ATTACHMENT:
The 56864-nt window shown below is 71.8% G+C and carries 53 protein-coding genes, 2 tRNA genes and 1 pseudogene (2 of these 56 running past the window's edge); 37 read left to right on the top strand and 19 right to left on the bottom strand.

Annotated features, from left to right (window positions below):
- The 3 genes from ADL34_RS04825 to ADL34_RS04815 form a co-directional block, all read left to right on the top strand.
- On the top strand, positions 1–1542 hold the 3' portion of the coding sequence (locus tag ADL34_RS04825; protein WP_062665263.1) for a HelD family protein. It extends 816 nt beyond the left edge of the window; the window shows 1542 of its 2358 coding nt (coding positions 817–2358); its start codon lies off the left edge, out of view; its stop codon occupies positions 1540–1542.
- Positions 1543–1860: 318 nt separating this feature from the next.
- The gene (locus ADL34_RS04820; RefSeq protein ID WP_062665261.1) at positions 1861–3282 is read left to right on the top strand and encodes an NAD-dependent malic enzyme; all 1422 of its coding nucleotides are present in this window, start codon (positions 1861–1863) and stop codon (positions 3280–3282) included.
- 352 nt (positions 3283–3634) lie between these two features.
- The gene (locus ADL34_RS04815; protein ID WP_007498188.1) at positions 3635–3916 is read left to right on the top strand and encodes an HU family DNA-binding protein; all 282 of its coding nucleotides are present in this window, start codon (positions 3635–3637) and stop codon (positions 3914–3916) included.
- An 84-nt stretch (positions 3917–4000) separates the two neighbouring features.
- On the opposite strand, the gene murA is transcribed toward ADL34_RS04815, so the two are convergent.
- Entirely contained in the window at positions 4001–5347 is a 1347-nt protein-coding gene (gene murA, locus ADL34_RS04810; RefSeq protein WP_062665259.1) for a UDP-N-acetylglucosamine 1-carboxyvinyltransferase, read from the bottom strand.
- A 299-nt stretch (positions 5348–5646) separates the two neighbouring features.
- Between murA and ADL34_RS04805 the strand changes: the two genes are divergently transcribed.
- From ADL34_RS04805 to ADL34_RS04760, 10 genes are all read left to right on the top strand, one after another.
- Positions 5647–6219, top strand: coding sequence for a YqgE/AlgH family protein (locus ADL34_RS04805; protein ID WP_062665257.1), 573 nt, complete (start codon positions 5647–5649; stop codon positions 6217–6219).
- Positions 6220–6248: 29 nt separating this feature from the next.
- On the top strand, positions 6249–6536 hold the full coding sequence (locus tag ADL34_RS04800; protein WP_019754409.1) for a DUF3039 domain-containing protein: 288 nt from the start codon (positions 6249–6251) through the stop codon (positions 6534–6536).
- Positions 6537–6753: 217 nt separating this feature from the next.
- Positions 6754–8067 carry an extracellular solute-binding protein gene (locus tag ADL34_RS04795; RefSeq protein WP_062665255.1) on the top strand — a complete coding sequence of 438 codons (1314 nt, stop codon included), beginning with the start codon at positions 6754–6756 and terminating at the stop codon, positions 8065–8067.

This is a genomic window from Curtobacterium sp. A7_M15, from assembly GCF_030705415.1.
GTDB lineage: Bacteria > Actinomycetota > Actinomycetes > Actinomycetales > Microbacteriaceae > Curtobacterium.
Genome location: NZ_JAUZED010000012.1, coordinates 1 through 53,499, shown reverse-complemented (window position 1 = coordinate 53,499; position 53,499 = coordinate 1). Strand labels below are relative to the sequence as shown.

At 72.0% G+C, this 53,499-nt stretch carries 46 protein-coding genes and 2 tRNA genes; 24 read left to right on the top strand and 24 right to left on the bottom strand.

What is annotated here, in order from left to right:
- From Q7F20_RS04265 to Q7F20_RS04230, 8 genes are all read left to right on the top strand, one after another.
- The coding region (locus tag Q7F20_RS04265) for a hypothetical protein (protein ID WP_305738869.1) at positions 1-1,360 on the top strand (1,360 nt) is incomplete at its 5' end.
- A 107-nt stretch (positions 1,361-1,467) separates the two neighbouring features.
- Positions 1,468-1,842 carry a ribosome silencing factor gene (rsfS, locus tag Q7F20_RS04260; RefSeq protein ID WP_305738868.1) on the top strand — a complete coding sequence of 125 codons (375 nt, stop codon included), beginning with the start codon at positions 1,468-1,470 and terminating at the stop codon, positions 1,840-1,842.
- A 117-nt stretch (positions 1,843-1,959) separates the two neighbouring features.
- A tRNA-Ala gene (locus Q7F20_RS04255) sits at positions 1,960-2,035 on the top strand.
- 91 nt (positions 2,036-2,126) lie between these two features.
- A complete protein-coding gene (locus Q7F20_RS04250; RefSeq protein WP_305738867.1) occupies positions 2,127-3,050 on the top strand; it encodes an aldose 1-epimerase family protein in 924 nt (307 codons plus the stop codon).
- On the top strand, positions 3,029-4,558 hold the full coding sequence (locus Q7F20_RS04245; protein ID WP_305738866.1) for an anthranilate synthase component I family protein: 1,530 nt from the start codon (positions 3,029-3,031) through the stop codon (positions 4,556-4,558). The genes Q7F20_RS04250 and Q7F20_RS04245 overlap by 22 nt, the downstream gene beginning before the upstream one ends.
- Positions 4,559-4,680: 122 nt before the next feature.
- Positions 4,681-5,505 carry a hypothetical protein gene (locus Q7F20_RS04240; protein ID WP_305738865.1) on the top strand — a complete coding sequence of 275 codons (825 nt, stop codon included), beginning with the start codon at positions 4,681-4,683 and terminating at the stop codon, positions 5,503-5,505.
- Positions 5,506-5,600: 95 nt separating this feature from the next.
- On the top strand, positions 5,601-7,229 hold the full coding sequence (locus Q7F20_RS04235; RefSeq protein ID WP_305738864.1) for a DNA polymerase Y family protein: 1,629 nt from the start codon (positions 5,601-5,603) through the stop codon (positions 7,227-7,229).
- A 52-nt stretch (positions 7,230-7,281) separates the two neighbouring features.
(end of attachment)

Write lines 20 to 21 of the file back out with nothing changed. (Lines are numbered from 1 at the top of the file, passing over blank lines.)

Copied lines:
This is a genomic window from Curtobacterium sp. A7_M15, from assembly GCF_030705415.1.
GTDB lineage: Bacteria > Actinomycetota > Actinomycetes > Actinomycetales > Microbacteriaceae > Curtobacterium.